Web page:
Ganesh Yadav’s mother was thrashed and beaten 'for practising witchcraft' by his villagers a month ago. The family now faces a greater risk and hardship after they filed a case against the villagers. Yadav didn't have this mobile phone to take a video. He borrowed a phone from his relative to capture this video, and it took him two days to do this.
KATHMANDU, Oct 15: Kusundi, a remote village in Siraha district, is gripped by a different kind of fear. It is not the coronavirus pandemic, but 'a witch who can make them fall sick just by an evil spell' that has ‘bothered’ the village people. The villagers avoid passing through a certain house, 'where the witch lives'. Even throwing a glance into the direction of the house is considered a risk.
"Nobody talks to us anymore. They don't even look at us. Even my best friend, who used to hang out with me all the time, has stopped coming to our place," said Ganesh Yadav, 25, over the phone on Tuesday afternoon.
His mother, Murtidevi, who sat in the next room, was unable to speak. Last month, the villagers dragged her onto the road, beat her up badly and forced her to eat human feces. The injuries from the attack have robbed her of the ability to do normal activities or even talk properly. Her neighbors, who accused her of practicing witchcraft 'and so punished her', are enraged that the family lodged complaints against them.
"Her jaw is fractured, she cannot talk properly. Doctors say it will take time for her to recover," reported Ganesh. "I have taken loans for her treatment, but I am not sure if that will cover all her medical expenses."
At midnight on September 14, Murtidevi was attacked for ‘casting an evil spell on a child that killed him’. She was also blamed for some other neighbors’ illnesses. People, including the local leaders, stood by as the beatings and thrashing went on. When she fell unconscious, people went home. The family then sought police intervention.
"She was in a critical condition. We had no money to take her to a hospital in Dharan, and nobody was ready to lend us money. A distant relative agreed to pay for the ambulance charges," said the son.
The family has so far spent over 25,000 rupees on her treatment and transportation. She will have to be taken to the hospital many times, said the family.
"I have taken a loan on a heavy interest from a relative. Nobody in the village would help us after this incident," Ganesh lamented.
The incident has a deep impact on the family. Even Murtidevi's daughters, who are married, are being abused by their families 'for being children of a witch'.
"My marriage won’t be possible anytime soon. Nobody will be ready to give their daughter to me now," Ganesh said. "Who will be ready to come to a house which has been labeled a witch's house?"
Ganesh says his mother is traumatized. His father looks hurt. Ganesh is of marriageable age. And he thinks his mother might have felt insecure about the future of her children.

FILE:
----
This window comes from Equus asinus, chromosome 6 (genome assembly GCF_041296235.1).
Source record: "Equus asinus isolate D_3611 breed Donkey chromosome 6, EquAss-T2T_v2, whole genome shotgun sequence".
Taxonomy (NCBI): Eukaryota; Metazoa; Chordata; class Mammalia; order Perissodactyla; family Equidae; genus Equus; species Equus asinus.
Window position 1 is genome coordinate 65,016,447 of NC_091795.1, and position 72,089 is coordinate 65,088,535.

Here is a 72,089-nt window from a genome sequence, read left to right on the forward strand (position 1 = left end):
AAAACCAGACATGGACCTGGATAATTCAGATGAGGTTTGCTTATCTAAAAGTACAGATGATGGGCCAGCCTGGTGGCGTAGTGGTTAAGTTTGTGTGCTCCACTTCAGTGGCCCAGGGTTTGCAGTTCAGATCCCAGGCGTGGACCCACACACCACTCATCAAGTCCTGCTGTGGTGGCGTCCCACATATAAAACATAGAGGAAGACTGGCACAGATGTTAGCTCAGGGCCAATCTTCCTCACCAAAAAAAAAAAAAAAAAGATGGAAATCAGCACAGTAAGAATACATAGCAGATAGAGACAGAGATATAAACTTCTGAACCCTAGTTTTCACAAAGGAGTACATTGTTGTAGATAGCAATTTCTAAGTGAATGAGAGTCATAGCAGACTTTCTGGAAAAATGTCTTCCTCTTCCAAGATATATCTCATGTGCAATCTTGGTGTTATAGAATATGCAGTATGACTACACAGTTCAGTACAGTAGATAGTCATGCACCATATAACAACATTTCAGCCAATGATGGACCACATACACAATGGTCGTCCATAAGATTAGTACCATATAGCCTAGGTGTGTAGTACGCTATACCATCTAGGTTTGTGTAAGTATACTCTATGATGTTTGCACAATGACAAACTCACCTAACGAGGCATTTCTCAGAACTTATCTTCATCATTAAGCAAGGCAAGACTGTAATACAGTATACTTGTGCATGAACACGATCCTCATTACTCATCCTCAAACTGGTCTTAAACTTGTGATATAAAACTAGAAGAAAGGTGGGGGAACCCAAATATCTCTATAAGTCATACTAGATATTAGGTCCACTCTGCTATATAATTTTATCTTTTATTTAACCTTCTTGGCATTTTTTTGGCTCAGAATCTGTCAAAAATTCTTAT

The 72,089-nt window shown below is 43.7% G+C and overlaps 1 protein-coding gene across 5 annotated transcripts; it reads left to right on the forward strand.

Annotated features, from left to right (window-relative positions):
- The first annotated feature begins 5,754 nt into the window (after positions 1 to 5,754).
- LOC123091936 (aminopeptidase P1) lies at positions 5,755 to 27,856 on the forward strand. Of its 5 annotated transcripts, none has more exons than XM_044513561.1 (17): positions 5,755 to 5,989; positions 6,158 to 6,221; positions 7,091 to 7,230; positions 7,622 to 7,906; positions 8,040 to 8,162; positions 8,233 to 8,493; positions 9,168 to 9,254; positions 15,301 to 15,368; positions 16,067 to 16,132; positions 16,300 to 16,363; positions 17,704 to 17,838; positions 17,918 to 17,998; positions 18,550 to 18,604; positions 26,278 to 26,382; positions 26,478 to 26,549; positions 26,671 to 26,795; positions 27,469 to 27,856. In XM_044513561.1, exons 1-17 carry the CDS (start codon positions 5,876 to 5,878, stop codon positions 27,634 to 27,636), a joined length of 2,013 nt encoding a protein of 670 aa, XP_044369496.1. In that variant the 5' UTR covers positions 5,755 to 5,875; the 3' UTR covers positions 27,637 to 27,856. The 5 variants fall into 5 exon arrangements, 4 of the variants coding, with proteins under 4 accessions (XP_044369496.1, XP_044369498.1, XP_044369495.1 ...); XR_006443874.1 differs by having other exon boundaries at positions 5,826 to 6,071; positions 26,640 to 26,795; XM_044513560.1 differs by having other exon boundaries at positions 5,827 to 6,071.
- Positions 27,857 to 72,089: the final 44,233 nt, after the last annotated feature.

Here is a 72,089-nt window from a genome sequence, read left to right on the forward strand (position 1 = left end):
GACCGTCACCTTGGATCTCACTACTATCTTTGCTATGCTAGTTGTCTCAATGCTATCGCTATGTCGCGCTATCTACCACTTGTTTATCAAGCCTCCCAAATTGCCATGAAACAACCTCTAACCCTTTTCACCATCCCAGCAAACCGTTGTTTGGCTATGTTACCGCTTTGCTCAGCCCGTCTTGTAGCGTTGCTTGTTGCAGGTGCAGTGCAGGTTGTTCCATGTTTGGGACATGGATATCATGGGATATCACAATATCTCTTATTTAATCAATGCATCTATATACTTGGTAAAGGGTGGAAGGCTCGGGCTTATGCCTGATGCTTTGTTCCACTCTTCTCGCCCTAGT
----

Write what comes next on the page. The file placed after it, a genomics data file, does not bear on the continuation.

"She wanted me to get married. I'm the eldest son. But I was planning to do so only after ensuring a stable source of income. We are very poor people. I had thought of doing something to improve the situation," said Ganesh, who tried his luck in Malaysia. He worked there for 18 months, but could not save money.
While a family has thus been subjected to appalling social injustice, voice for change is not strong enough in this village.
Things are changing, but at a very slow pace, said Shova Devi Yadav, deputy ward chair of Nawarajapur – 5. "Changes are happening, but such incidents force us to question the progress made so far," said Shova Devi.
There are around 250 houses with thatched roofs and some concrete structures in the village, and most of the families are into farming, including the victim's family. According to Ganesh, his mother did not have enmity with anyone, and the violence inflicted on her was unexpected.
Meanwhile, Ramudgar Yadav, a ward member of Nawarajapur – 5, refused to talk about the incident. "I don't know, I cannot speak anything about the incident. I just heard that some people are going to jail," he said. Ramudgar had refused to stand as a witness when Ganesh was about to file a case. Despite repeated requests, Ramudgar did not budge, according to Ganesh.
While the family has accused five people, including Dharmanath Yadav, his son Santosh Yadav, Devnath Yadav, Krishna Yadav and Brahma Yadav of attacking Murtidevi, the case against them is strong enough due to the lack of support from the locals, according to the family. The police have arrested Dharmanath Yadav and the investigation is going on.
In Nepal, charging anyone of practicing witchcraft attracts five to 10 years of jail term and a fine of 50,000 rupees. Amid voices of stringent punishment and fast tracking of such heinous crimes, Nepal Police Spokesperson SSP Kuber Kadayat admits that a very few of such cases are registered and taken to the court. "In some cases, the victim is mildly harmed, where they cannot produce evidence. Such cases are dismissed before they come to us," he said. "It is true that acceptance and harmony in Society for women charged with witchcraft is elusive. We have to change as a society. Police alone cannot do much about it," he added.
As per the data of Nepal Police, 13 witchcraft-related cases were registered from mid-July to mid-September. Twenty one people were arrested. In the last fiscal year, 34 witchcraft cases were registered.